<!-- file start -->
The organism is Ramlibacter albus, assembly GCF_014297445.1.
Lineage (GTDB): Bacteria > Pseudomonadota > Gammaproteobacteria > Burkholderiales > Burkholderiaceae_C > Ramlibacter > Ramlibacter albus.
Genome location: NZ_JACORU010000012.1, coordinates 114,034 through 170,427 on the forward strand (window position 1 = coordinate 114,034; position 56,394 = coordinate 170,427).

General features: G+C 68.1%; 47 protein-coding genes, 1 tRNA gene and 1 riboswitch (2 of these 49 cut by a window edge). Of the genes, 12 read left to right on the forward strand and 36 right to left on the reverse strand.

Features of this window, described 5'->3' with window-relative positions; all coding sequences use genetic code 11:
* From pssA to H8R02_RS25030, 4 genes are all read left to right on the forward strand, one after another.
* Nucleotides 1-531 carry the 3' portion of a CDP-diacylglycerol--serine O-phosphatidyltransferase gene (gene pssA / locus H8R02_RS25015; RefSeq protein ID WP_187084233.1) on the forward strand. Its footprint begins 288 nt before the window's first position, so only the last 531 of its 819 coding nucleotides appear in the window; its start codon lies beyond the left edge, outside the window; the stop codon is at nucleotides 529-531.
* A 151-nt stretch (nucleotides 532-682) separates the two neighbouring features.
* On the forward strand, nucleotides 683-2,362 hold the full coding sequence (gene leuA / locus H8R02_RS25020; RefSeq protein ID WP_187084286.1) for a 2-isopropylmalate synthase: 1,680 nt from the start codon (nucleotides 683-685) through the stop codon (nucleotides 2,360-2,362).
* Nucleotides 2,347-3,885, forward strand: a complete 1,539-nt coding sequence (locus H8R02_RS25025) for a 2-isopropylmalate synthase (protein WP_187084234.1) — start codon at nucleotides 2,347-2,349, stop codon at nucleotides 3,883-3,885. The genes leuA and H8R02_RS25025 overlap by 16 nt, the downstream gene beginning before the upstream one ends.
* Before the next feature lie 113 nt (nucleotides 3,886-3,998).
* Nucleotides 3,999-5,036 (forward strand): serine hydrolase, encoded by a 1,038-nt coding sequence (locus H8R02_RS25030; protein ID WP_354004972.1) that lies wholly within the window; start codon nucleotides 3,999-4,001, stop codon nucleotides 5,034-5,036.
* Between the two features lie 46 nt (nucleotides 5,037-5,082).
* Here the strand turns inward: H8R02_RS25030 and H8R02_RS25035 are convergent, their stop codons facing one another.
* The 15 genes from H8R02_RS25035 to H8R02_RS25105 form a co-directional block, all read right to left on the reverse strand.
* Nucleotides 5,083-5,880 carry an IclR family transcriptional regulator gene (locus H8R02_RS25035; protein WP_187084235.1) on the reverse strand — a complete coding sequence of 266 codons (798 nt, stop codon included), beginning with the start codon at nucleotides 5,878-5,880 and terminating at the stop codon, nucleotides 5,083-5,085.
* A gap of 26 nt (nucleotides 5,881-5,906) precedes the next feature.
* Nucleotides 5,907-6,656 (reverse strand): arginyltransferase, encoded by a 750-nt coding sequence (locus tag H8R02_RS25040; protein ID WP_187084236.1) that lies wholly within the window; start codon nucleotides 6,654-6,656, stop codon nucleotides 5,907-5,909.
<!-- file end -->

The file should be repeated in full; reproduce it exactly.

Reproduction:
The organism is Ramlibacter albus, assembly GCF_014297445.1.
Lineage (GTDB): Bacteria > Pseudomonadota > Gammaproteobacteria > Burkholderiales > Burkholderiaceae_C > Ramlibacter > Ramlibacter albus.
Genome location: NZ_JACORU010000012.1, coordinates 114,034 through 170,427 on the forward strand (window position 1 = coordinate 114,034; position 56,394 = coordinate 170,427).

General features: G+C 68.1%; 47 protein-coding genes, 1 tRNA gene and 1 riboswitch (2 of these 49 cut by a window edge). Of the genes, 12 read left to right on the forward strand and 36 right to left on the reverse strand.

Features of this window, described 5'->3' with window-relative positions; all coding sequences use genetic code 11:
* From pssA to H8R02_RS25030, 4 genes are all read left to right on the forward strand, one after another.
* Nucleotides 1-531 carry the 3' portion of a CDP-diacylglycerol--serine O-phosphatidyltransferase gene (gene pssA / locus H8R02_RS25015; RefSeq protein ID WP_187084233.1) on the forward strand. Its footprint begins 288 nt before the window's first position, so only the last 531 of its 819 coding nucleotides appear in the window; its start codon lies beyond the left edge, outside the window; the stop codon is at nucleotides 529-531.
* A 151-nt stretch (nucleotides 532-682) separates the two neighbouring features.
* On the forward strand, nucleotides 683-2,362 hold the full coding sequence (gene leuA / locus H8R02_RS25020; RefSeq protein ID WP_187084286.1) for a 2-isopropylmalate synthase: 1,680 nt from the start codon (nucleotides 683-685) through the stop codon (nucleotides 2,360-2,362).
* Nucleotides 2,347-3,885, forward strand: a complete 1,539-nt coding sequence (locus H8R02_RS25025) for a 2-isopropylmalate synthase (protein WP_187084234.1) — start codon at nucleotides 2,347-2,349, stop codon at nucleotides 3,883-3,885. The genes leuA and H8R02_RS25025 overlap by 16 nt, the downstream gene beginning before the upstream one ends.
* Before the next feature lie 113 nt (nucleotides 3,886-3,998).
* Nucleotides 3,999-5,036 (forward strand): serine hydrolase, encoded by a 1,038-nt coding sequence (locus H8R02_RS25030; protein ID WP_354004972.1) that lies wholly within the window; start codon nucleotides 3,999-4,001, stop codon nucleotides 5,034-5,036.
* Between the two features lie 46 nt (nucleotides 5,037-5,082).
* Here the strand turns inward: H8R02_RS25030 and H8R02_RS25035 are convergent, their stop codons facing one another.
* The 15 genes from H8R02_RS25035 to H8R02_RS25105 form a co-directional block, all read right to left on the reverse strand.
* Nucleotides 5,083-5,880 carry an IclR family transcriptional regulator gene (locus H8R02_RS25035; protein WP_187084235.1) on the reverse strand — a complete coding sequence of 266 codons (798 nt, stop codon included), beginning with the start codon at nucleotides 5,878-5,880 and terminating at the stop codon, nucleotides 5,083-5,085.
* A gap of 26 nt (nucleotides 5,881-5,906) precedes the next feature.
* Nucleotides 5,907-6,656 (reverse strand): arginyltransferase, encoded by a 750-nt coding sequence (locus tag H8R02_RS25040; protein ID WP_187084236.1) that lies wholly within the window; start codon nucleotides 6,654-6,656, stop codon nucleotides 5,907-5,909.